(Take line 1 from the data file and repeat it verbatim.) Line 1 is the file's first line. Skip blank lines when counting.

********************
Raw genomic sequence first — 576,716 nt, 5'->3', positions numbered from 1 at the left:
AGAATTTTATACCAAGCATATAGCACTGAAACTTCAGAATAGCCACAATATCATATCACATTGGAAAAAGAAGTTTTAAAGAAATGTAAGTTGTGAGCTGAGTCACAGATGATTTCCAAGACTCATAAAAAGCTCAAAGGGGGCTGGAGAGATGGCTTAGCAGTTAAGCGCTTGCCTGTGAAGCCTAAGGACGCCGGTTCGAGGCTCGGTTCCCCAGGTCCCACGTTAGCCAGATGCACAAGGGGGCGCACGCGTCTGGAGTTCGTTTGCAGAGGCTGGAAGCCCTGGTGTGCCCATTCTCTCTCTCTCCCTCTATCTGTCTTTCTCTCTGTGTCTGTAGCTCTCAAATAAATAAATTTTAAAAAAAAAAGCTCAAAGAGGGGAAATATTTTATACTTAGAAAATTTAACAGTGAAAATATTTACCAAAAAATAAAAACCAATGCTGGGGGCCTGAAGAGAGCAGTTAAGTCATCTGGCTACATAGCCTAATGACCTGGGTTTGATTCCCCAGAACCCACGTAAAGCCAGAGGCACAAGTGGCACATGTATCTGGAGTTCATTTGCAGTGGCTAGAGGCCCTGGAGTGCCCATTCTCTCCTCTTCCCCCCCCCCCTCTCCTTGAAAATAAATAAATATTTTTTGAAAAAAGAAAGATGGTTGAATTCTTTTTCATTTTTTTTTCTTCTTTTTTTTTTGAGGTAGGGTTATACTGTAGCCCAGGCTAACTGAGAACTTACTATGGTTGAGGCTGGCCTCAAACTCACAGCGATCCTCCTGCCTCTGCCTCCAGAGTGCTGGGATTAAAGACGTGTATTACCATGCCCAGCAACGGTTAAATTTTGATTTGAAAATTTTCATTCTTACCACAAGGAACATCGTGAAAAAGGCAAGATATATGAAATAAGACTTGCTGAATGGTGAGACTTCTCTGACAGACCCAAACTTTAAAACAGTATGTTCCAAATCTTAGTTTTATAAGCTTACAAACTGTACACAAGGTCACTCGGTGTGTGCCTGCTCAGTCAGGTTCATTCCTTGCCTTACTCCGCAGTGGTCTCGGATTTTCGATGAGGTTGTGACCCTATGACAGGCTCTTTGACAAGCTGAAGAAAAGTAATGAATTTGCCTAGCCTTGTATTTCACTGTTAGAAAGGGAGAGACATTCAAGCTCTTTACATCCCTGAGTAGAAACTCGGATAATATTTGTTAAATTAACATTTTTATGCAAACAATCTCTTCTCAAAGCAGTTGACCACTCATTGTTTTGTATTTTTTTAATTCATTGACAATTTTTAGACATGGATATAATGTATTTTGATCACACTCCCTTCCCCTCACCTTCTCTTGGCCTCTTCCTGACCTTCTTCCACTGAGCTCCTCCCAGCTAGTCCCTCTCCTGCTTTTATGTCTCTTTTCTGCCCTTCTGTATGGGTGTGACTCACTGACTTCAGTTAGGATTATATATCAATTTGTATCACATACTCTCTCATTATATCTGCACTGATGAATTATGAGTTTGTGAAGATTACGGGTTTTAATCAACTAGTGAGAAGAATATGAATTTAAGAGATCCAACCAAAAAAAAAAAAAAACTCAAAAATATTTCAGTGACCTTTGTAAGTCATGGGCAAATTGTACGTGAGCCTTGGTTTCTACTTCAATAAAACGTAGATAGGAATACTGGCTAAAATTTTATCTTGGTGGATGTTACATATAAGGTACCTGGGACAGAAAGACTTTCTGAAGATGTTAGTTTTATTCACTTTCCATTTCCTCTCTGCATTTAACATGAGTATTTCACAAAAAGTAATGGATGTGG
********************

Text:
Raw genomic sequence first — 576,716 nt, 5'->3', positions numbered from 1 at the left: